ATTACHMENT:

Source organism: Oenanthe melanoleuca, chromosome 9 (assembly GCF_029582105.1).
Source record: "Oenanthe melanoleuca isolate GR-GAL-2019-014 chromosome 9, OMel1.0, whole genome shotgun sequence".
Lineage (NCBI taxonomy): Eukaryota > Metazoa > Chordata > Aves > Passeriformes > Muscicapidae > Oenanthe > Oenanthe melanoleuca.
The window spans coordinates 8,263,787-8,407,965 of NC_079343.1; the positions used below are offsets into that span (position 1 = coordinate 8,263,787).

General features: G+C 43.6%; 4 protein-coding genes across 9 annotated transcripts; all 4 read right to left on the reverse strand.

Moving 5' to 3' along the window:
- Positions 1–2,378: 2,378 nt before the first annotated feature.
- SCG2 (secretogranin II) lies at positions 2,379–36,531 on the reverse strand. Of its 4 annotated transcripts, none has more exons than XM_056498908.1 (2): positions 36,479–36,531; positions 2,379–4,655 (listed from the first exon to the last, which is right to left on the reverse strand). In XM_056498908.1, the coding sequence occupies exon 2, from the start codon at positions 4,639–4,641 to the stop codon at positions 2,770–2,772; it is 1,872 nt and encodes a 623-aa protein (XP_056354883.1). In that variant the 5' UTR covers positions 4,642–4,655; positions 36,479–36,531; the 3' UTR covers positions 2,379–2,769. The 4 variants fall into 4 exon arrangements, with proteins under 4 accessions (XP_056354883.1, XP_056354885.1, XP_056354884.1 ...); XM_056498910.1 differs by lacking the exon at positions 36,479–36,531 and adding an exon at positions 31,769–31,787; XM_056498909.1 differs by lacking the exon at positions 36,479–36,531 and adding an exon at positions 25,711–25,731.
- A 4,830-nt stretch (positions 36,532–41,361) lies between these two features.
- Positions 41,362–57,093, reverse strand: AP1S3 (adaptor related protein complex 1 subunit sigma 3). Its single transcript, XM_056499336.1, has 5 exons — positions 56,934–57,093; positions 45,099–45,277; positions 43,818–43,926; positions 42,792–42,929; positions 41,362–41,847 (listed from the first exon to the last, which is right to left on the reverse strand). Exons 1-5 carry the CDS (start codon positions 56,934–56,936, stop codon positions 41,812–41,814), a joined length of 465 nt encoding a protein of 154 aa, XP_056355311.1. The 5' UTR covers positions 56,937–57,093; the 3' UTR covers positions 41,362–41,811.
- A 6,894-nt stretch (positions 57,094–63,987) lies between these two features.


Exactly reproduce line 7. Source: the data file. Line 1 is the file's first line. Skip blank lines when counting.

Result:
- Positions 1–2,378: 2,378 nt before the first annotated feature.